I'm Gary Rozon. I'm an independent auditor. I work, obviously, independently. I work with all parties. I think I have a client or two in this room right now. I've been doing this for over 10 years. Before that, I worked at Elections Canada, so I have a perspective of how things work from the inside.
One of the things on which I've always thought the punishment didn't fit the crime is the issue of making people and agents go to court to file extension deadlines.
For those of you who don't know, after an election, for example, you have four months to file. After the four-month deadline, you have to have either filed or asked for an extension from Elections Canada, which is usually always granted. If you are late and you don't have your paperwork in or you didn't file the extension, you have to go to court to get an extension. This is costly, in the $4,000 to $6,000 range. I'm sure that some of you, as members of Parliament, may not even know. You trust your financial agents and your official agents to handle the money, and for the most part, they do a very good job, but sometimes—human nature—it slips. They forget the deadline. They have to go to court, and the costs are in the $5,000 range and more. For some of the major parties that have the cash or the riding associations or the campaigns that can pay this, it's the cost of doing business, but the same rule applies to people running independently who hardly spend any money, or to someone from the smaller parties who might have raised a couple of thousand dollars. For them to be hit with a $4,000 or $5,000 penalty, as I said, the penalty exceeds the crime.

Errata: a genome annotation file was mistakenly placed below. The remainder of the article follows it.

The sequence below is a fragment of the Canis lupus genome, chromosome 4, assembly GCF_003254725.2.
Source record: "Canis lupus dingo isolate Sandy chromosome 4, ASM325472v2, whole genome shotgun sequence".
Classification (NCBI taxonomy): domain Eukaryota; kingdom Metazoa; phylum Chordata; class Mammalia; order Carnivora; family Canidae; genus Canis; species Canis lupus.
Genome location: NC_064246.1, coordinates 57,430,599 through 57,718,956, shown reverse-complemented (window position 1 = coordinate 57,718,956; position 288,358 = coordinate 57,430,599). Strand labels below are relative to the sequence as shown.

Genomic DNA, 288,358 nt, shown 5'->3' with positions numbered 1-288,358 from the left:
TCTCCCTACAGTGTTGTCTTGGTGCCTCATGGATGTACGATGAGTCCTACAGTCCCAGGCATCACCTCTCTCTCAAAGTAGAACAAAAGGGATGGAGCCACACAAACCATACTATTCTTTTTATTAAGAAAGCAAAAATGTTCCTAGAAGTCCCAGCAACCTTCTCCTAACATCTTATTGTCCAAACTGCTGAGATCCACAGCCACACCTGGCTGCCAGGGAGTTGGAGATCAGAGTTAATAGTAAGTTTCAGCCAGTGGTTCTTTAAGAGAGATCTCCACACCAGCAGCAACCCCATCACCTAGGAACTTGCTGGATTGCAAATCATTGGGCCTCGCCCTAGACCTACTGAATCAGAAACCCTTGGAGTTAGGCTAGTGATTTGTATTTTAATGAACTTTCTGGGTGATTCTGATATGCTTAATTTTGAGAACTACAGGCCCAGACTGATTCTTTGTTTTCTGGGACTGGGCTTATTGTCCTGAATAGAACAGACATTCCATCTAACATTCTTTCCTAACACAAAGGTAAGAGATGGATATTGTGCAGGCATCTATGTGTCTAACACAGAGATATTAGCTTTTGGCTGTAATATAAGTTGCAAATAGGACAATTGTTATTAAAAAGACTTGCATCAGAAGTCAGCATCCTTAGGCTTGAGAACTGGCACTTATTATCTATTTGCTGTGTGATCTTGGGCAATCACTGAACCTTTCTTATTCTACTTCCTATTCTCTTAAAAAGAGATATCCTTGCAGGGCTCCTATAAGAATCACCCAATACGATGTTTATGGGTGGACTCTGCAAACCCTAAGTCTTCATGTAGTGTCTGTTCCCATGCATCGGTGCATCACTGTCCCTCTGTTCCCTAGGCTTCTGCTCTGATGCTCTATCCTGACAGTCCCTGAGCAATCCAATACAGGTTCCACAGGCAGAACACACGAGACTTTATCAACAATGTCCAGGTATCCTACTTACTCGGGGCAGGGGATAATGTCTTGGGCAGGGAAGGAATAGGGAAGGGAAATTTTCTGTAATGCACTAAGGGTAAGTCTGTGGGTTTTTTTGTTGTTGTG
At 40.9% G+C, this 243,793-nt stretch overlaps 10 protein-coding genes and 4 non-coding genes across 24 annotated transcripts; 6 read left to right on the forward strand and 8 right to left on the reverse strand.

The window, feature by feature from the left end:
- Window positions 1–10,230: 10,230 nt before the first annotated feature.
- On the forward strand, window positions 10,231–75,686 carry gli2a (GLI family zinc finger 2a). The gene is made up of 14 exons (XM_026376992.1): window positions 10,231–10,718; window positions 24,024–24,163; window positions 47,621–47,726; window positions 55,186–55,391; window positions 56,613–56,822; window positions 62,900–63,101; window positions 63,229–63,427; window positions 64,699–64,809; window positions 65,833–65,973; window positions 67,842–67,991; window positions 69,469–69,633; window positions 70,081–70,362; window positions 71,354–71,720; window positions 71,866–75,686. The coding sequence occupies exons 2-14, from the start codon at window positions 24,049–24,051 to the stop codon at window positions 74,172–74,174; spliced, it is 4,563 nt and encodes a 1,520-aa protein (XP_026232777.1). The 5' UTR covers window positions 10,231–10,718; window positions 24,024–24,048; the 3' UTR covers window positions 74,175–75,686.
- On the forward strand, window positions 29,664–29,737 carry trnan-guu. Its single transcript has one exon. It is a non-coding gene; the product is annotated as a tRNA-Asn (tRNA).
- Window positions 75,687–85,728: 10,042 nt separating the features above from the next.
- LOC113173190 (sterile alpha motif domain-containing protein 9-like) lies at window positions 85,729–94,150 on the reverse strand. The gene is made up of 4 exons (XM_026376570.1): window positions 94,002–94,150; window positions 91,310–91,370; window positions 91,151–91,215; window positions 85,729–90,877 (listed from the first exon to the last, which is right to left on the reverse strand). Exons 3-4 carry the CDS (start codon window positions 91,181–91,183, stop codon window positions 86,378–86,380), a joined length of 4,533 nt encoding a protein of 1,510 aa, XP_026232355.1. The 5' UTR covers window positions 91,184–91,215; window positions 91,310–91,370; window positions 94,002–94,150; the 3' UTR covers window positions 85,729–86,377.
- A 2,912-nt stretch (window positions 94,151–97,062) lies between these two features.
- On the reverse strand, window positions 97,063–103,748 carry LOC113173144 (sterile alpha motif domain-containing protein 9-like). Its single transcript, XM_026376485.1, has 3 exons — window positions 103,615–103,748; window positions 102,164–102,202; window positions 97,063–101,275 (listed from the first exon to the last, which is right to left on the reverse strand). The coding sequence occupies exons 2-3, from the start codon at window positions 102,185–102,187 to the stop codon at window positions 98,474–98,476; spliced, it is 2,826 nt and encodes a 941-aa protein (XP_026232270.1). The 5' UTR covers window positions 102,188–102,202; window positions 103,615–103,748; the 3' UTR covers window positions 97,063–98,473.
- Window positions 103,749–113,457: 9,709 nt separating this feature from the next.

The same applies to the riding associations that had the May 31 deadline. I've been working with them. It's always a rush for those who forgot about the date. If you have new agents, the dates aren't burned into their brain like they are with some of the rest of us who do this all the time.
One way to get around it, I would suggest—and I've suggested it with some of the agents I've been working with for years—is that in the matter of a campaign, where you're getting back 60% of your spending from Elections Canada.... To make round numbers, if you spend $100,000, Elections Canada is going to give you back $60,000. I'll say that you motivate people the best way you can, and for most people, that's money.
I would do away with the court side of things. I would say that if they did four months, they needed an extension, they got it, they got an extra 30 days, and they still couldn't file after a few days, don't send them to court. I would say to take 10% off every month. Instead of 60%, it would be, “No, you missed the extra month and you're now getting 50%. You missed another month? You're now getting 40%.” That paperwork would get filed faster than any court would ever do.
I'm not going to mention names, but I know that one person in this room had to go through that with their riding association. The file went into Elections Canada. The agent didn't know that Elections Canada puts the “dead” in “deadline”, and he thought, “Close enough.”
Everybody is pointing.